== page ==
• 2 tbs balsamic vinegar
  • 1 tbs mushroom soy sauce
  • salt & pepper
  • fresh parsley
  • a squirt of port wine (I have used lingonberry vinegar instead and I guess you could skip it if you want).

Sear the tenderloin on both sides in some butter in a frying pan. Then, take it out and put it in a glass or ceramic oven ware. Fry the mushrooms and onions in the butter+juices from the tenderloin, add the cream, balsamic vinegar, soy sauce, salt and pepper to make a sauce. Let simmer on low heat for a few minutes. Make cuts in the tenderloin, approximately 3 cm apart, and stuff prunes into it. Pour the mushroom sauce over the tenderloin and roast in the oven at 200°C for 25 minutes (this might vary depending on the size, so make a cut to check that the meat is cooked through). Garnish with chopped parsely once it’s taken out of the oven.

Serve with some fresh mashed potatoes and red wine :)


Fungal feast!

Since David and I went to Revelstoke to pick mushrooms, I have been eating chanterelles almost every day for almost a month! I have not documented all the different recipies that I’ve used the mushrooms for, but in my opinion you can for example add them to creamy pasta sauces, quiche, beef stroganoff, pizza, soup, or simply just serve them on a piece of toast.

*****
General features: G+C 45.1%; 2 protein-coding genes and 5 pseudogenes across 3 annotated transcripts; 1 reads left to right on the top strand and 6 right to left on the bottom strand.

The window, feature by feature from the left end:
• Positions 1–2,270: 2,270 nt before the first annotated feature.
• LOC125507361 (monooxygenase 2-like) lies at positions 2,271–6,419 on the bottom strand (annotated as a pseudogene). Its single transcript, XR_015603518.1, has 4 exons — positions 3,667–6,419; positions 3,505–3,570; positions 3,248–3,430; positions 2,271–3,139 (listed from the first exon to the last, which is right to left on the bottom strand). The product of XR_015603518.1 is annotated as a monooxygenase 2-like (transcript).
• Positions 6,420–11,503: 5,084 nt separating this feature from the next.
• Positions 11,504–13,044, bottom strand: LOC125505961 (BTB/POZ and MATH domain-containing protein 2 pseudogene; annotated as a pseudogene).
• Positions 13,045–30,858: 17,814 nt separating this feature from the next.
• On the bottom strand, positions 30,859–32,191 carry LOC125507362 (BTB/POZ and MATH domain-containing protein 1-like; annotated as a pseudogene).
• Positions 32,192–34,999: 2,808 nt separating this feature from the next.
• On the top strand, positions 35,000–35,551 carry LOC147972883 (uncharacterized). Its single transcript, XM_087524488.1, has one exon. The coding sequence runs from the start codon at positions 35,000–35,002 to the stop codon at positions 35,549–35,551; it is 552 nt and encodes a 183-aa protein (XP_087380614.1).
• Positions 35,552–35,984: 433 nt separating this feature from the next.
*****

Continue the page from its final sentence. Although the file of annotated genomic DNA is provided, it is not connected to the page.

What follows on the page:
A large part of the harvest is also stored in our miniscule freezer. Before you freeze the mushrooms though, you want to fry them in a bunch of butter with some salt and white pepper (it enhances the flavour of the chanterelles). I freeze them in old philadelphia cheese containers, it makes a perfect portion to defrost and use all year round.

The variery that commonly grows here in BC, Canada is the White chanterelle (Cantharellus subalbidus). It is said to be even more flavourful than the golden one that I am used to from back home.

When the chanterelles are just picked they still have that creamy white colour, but as soon as they get a little bruised they get yellow stains. Nothing that you need to cut off though.

Here’s a picture of some really big golden ones (the shoe is size 10) to compare with that I picked home in Sweden.

Borscht with a tomato twist

Summer heat is gone, and it’s time to enjoy the last few dinners on the patio. I love to make some hearty soup at this time of year, and since I’m a huge fan of beats, the traditional borscht is a natural choice to make. This time though, I thought I should include some of our enormous tomato harvest in it, and what would fit better than some tomatoes of the variety “Black russians”.